When You Are in the Front Row

Our family is in the midst of a season of loss.  In the last 5 months, we’ve lost my father, his sister, and his brother’s wife.  That’s a lot of funerals.  The last one was particularly hard.  My aunt had not been ill, and was the youngest of my father’s generation.  She died suddenly, the day after Christmas, just after she and my uncle had arrived at their winter home in Texas.

After the funeral, my cousin, her son, commented to me that my siblings and I could understand how he felt.  “After all,” he said, “you’ve had to sit on the front row, too.”

At funerals, the front row is reserved for family.  You’re glad to be together, but you have a hard time getting your mind around the loss.  You are heartbroken, but suddenly you’re in front of a lot of people. You may know the reality of Christ and the resurrection, but you still have to deal with the awful absence of the person that you love.

So, what is my advice to people on the front row? Obviously, this is not a complete list, nor will every item be useful for every situation of loss, but this is what I would tell my siblings and my cousins.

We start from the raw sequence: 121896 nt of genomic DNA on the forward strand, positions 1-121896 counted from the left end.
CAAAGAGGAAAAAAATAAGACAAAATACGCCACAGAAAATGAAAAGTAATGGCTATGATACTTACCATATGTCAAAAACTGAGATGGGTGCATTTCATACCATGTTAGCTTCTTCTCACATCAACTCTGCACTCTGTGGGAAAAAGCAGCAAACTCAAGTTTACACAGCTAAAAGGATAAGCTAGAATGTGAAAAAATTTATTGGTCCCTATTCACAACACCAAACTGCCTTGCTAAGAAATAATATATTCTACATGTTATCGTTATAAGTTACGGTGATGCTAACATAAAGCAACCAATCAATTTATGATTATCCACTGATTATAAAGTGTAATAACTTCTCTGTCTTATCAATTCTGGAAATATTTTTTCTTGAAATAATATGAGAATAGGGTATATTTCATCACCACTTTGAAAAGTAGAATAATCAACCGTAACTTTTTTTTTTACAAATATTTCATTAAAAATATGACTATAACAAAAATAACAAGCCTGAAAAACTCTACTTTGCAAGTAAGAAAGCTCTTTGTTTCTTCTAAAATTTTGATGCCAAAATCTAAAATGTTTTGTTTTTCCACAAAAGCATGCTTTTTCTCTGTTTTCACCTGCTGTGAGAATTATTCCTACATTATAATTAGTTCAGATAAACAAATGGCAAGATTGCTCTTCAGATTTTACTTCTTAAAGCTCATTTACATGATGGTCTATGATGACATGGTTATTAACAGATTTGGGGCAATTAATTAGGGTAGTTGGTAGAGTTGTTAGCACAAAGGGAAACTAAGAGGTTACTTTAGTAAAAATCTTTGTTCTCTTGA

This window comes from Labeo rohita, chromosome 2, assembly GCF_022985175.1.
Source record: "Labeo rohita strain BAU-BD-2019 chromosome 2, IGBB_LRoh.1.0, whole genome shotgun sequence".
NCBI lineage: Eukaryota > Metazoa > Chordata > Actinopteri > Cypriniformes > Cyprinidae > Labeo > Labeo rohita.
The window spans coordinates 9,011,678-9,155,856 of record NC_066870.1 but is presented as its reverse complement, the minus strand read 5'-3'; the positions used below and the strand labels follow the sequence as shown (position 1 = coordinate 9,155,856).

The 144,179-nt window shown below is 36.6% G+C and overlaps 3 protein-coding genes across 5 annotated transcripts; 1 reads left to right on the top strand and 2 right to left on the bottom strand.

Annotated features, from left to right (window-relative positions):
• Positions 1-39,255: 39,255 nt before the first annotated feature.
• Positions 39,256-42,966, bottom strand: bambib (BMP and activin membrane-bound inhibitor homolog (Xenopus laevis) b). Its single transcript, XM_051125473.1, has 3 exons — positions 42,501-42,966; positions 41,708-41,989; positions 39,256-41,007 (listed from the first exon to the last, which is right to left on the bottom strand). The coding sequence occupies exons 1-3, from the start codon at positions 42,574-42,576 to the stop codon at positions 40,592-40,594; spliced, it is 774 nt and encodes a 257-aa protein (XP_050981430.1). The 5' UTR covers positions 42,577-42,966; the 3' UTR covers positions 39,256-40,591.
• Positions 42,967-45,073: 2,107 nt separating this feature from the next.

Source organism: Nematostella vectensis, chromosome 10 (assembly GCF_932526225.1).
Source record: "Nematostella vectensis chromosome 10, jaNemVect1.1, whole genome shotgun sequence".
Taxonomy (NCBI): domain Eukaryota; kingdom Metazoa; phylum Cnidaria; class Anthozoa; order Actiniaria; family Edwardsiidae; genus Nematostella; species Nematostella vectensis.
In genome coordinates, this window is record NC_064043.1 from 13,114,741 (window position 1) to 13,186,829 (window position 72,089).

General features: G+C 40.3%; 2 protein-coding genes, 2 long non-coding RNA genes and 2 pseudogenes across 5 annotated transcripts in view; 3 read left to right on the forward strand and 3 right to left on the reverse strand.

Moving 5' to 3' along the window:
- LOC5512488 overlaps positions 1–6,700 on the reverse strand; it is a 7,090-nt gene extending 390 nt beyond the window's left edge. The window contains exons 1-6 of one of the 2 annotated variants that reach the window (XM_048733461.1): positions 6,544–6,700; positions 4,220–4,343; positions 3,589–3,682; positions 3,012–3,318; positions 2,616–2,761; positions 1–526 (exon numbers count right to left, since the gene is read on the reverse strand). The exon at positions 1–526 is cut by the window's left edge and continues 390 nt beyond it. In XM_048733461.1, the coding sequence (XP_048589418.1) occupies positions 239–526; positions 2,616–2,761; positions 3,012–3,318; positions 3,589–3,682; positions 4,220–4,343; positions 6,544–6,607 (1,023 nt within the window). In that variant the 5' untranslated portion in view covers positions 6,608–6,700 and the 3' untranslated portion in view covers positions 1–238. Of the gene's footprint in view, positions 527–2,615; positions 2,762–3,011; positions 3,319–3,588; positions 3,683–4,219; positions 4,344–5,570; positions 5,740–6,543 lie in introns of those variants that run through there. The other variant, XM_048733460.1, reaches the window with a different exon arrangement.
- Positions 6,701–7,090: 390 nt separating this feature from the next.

1. Remember that it’s OK to feel several things at once. You are sad, but you may also feel relief if your loved one had suffered with illness.
  2. Focus on the good memories. The end of life is generally filled with illness and hardship, but  the end of life did not define your loved one.  Think about what they taught you, and times when you felt especially close to them.
  3. Treat your family gently. All of you will grieve in a different way. Some people will be overcome with grief; others won’t cry at all.  Hug each other and tell each other you love them.  After the funeral, call each other and work hard to stay close, particularly after the death of a parent.
  4. If help is accepted, take it. You won’t be emotionally able to complete every task that should be done.  Let others help with household chores, babysitting, and planning the funeral dinner.  They love you and your family. Helping you is their way of supporting you.
  5. Know that the grave is not the end of the story. Your loved one has left the body; now they are with the Lord. You miss them, but their soul didn’t die; it merely changed residence. You will see them again.

Praying that you grieve with hope,


The cousins, or at least all but one of us.  Photo credit, Todd Tuthill

cousins with me

Published by

Alice Perrey

I love to praise the Lord through my music, and this blog tells of my adventures with TOM, the Shigeru Kawai. My day job is now making sure that my husband stays out of trouble.

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